Any suspensions for first offenders would be put on hold if the union files a grievance, a process that would put the matter in front of an arbitrator and delay possible sanctions for weeks or months. Second offenders would serve suspensions during the grievance process.
Baseball's drug agreement calls for a 50-game suspension for a first offense, 100 for a second and a lifetime ban for a third.
While most past suspensions have been for positive drug tests, the drug agreement prohibits players from using or possessing banned performance-enhancing substances and allows for discipline for "just cause."
Among the players linked to the clinic, Cabrera, Colon and San Diego catcher Yasmani Grandal already have served 50-game suspensions following positive tests for testosterone announced by MLB last year.
Most players have denied the Biogenesis link either directly or through spokesmen or lawyers.
Rodriguez admitted in 2009 that he used performance-enhancing drugs while with the Texas Rangers from 2001-03. As baseball's highest-paid player with a $28 million salary this year, he would lose $7.65 million during a 50-game ban.
Rodriguez, who turns 38 next month, has not played since hip surgery in January and is not expected to be available to the New York Yankees until after the All-Star break. The third baseman, a three-time AL MVP, has been working out since May at the team's minor league complex in Tampa, Fla.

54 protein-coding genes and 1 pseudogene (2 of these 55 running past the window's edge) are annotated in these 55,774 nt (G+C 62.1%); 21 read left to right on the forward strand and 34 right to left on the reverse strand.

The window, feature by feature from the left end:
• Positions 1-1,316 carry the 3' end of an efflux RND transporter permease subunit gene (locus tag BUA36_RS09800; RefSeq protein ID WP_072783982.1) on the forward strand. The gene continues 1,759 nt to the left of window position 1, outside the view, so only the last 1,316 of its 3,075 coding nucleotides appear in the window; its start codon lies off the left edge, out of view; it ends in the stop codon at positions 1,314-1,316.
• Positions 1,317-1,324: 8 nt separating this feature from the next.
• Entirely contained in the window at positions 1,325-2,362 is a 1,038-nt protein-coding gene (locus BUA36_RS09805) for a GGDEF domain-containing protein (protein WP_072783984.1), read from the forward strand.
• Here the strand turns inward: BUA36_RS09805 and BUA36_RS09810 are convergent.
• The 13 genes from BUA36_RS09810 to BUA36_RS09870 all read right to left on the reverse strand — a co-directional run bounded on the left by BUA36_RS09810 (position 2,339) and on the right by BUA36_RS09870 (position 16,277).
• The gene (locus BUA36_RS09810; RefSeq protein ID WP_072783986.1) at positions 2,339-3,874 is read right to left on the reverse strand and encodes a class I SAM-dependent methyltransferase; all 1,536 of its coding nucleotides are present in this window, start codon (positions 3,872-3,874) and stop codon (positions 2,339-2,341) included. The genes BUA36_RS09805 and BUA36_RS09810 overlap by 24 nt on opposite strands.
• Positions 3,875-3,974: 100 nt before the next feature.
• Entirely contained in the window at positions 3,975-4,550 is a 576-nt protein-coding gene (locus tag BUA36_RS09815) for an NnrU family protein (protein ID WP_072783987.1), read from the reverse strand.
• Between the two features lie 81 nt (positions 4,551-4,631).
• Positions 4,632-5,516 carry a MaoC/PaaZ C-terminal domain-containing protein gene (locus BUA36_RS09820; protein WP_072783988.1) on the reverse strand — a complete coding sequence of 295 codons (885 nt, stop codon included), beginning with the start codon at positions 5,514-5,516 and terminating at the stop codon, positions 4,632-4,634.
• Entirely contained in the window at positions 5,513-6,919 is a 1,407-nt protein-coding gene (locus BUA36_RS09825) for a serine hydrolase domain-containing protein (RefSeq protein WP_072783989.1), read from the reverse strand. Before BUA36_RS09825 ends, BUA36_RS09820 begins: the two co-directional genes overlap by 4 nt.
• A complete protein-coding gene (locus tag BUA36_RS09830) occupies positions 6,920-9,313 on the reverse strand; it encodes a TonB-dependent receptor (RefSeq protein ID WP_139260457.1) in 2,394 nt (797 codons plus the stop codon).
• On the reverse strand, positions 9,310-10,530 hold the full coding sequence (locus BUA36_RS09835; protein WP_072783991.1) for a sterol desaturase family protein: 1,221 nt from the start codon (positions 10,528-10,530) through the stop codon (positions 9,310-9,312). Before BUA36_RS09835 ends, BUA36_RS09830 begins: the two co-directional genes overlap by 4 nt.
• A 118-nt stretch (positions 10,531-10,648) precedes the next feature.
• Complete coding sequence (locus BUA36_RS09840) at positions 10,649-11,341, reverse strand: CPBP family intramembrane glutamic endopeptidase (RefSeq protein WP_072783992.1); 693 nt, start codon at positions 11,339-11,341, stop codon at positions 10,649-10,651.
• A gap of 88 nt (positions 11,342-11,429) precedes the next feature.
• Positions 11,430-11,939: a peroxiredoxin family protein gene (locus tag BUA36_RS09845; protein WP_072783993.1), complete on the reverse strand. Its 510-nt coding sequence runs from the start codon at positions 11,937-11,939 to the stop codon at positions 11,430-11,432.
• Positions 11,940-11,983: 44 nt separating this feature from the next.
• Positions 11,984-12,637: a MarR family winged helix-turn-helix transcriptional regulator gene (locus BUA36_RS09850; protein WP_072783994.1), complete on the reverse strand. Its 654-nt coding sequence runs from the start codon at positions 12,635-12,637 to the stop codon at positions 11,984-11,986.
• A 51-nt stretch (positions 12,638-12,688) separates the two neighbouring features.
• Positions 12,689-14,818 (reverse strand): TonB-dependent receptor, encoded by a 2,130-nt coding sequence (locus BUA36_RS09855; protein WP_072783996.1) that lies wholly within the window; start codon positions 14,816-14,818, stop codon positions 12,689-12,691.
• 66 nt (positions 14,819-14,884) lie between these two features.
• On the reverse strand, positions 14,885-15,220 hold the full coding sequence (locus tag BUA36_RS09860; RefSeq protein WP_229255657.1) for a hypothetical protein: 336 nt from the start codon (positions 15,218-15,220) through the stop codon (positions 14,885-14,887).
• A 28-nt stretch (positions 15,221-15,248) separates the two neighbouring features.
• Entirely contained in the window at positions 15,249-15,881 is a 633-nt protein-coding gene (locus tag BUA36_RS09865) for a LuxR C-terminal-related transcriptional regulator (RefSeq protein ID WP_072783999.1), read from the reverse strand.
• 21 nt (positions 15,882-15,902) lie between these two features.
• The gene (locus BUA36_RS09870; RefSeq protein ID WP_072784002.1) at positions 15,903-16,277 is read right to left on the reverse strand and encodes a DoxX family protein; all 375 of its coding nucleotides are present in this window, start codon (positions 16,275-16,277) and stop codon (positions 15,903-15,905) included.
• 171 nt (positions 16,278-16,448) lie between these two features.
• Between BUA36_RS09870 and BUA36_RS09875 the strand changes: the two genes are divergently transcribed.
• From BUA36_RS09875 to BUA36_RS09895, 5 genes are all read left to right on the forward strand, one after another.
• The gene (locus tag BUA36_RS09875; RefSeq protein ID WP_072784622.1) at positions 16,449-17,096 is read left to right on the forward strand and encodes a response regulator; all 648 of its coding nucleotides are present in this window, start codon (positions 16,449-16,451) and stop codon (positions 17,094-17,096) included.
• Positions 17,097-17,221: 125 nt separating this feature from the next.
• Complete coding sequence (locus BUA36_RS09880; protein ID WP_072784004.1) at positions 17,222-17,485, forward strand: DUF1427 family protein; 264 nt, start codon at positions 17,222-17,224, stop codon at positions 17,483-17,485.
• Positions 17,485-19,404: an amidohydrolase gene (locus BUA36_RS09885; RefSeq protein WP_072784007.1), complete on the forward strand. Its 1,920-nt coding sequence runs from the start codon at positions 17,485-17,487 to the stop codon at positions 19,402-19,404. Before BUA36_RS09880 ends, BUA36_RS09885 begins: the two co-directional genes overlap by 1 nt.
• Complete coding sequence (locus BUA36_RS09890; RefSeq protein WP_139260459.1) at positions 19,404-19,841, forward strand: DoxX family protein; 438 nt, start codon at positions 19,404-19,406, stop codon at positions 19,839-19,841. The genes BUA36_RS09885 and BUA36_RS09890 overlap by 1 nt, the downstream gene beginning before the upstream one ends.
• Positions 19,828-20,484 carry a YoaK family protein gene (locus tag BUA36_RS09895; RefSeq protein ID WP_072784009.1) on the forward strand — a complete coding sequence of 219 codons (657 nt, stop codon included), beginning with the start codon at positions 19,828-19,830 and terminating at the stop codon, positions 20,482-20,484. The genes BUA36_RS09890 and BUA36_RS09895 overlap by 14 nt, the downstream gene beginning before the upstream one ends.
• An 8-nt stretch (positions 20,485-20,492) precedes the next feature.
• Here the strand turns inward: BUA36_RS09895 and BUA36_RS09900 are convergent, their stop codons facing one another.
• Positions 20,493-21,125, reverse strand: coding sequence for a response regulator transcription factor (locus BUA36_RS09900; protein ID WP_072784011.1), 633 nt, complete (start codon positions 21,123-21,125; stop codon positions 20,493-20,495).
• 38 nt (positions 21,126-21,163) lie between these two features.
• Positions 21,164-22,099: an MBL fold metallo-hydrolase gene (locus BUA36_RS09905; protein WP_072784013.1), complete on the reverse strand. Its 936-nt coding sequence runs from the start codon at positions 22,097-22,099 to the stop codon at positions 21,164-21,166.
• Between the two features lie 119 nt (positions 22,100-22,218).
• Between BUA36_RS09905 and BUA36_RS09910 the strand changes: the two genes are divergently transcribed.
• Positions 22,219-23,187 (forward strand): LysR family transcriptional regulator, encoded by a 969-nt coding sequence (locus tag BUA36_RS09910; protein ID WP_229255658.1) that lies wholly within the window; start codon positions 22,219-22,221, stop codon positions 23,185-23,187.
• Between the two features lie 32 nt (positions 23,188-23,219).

In addition to Rodriguez, Yankees catcher Francisco Cervelli was linked to the clinic. Cervelli, currently on the DL because of a broken hand, said he consulted Biogenesis for a foot injury, but didn't receive any treatment.
"We'll let MLB handle everything and we don't really have a comment," Yankees manager Joe Girardi said after Tuesday's 4-3 win over Cleveland.
Girardi said the Yankees still planned for Rodriguez to rejoin the team after the All-Star break. As for the drug cloud that has hovered over baseball for years, Girardi said: "I think we all had hoped we'd gotten through it. But obviously, we haven't."